<img src="https://d5nxst8fruw4z.cloudfront.net/atrk.gif?account=5C8hi1agq800qI" style="display:none" height="1" width="1" alt="">

    Home Renovation Loans: Make Repairs and Updates Even When You're Short on Cash

    If you’re a military home buyer right now, it can be tough to find a house you’d like to put an offer on. Unfortunately, until the housing inventory in the U.S. increases substantially and presents more options, you’ll have to look for creative ways to either buy a house that needs more attention than you would typically buy or stay in your current home and upgrade. 

    So, if creative financing is the strategy, where do you find the money to buy the home and include the costs of the repairs and updates? There are several options to choose from, whether rolling the repairs into your loan or utilizing a home renovation loan program, such as the VA's program, but you’ll have to dig into each option and see if their parameters fit what you need. 

    Karen Hall, co-owner and principal broker for @home real estate in Alexandria, Virginia, knows how to navigate tough buyer's markets. Her video details more options for finding ways to buy a home that needs updates, including the programs she created to specifically help bridge the gap when buyers are short on cash. Take a look.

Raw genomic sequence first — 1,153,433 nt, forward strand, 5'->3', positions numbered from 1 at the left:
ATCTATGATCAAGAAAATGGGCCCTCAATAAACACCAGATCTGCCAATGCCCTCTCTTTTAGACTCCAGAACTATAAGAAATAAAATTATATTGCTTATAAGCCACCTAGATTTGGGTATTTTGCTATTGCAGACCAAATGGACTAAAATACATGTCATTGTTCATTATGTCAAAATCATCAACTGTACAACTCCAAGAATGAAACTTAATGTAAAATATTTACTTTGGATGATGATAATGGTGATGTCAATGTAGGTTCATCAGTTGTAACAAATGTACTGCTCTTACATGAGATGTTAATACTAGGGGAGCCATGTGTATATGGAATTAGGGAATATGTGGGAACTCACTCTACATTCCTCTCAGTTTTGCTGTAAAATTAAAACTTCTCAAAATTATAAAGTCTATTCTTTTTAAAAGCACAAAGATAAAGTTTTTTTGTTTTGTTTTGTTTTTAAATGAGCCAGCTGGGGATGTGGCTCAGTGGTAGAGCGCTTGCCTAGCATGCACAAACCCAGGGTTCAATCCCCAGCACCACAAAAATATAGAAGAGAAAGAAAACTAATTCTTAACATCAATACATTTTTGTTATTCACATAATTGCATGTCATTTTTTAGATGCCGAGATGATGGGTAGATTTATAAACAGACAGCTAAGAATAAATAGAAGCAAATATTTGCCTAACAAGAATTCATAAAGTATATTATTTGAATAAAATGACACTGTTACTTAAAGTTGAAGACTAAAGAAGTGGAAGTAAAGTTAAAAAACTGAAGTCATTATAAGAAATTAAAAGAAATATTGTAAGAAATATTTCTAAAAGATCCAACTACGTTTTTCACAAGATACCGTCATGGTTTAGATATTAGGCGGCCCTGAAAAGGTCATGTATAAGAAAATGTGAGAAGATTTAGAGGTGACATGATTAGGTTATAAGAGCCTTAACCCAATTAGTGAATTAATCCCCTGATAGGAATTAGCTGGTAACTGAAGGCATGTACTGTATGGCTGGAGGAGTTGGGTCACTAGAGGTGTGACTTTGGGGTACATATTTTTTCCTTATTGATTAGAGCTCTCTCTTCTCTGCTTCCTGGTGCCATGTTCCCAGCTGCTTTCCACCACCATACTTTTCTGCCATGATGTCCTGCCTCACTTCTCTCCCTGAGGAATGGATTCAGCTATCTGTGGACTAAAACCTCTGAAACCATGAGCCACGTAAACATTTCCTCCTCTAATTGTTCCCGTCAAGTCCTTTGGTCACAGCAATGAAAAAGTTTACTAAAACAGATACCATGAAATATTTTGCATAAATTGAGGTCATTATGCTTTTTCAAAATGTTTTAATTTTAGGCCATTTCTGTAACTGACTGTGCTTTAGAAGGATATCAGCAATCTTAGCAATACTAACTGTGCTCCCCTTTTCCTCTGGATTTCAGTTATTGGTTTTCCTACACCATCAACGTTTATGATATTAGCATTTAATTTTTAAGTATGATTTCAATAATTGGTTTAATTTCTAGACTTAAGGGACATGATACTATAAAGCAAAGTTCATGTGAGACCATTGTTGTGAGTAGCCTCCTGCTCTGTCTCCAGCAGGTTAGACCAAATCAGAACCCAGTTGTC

First Step: Work With a Knowledgeable Real Estate Agent

    Before we start describing the big-time loans, it’s important to point out that working with a skilled buyer's real estate agent could help you avoid time-consuming renovation loans altogether. Pro agents will help find room for upgrade and repair negotiations in your offer. For example, it's possible to ask the home sellers to pay for things like a new roof or carpeting. 

    Next, Review Federal Loan Options 

    If your local real estate market is just too tight for beneficial negotiations, don’t lose hope, as there are solid loan options to take advantage of. 

    couple discussing home renovation loan with real estate agent

    Photo from Shutterstock 

    Veterans Affairs Renovation Loans 

    If using your VA home benefit was one of the first options that came to mind for renovations, you’re on the right track because its terms are borrower friendly. Like the traditional VA loan, a down payment and mortgage insurance aren’t necessary, plus you can finance the purchase price in addition to the costs of repairs.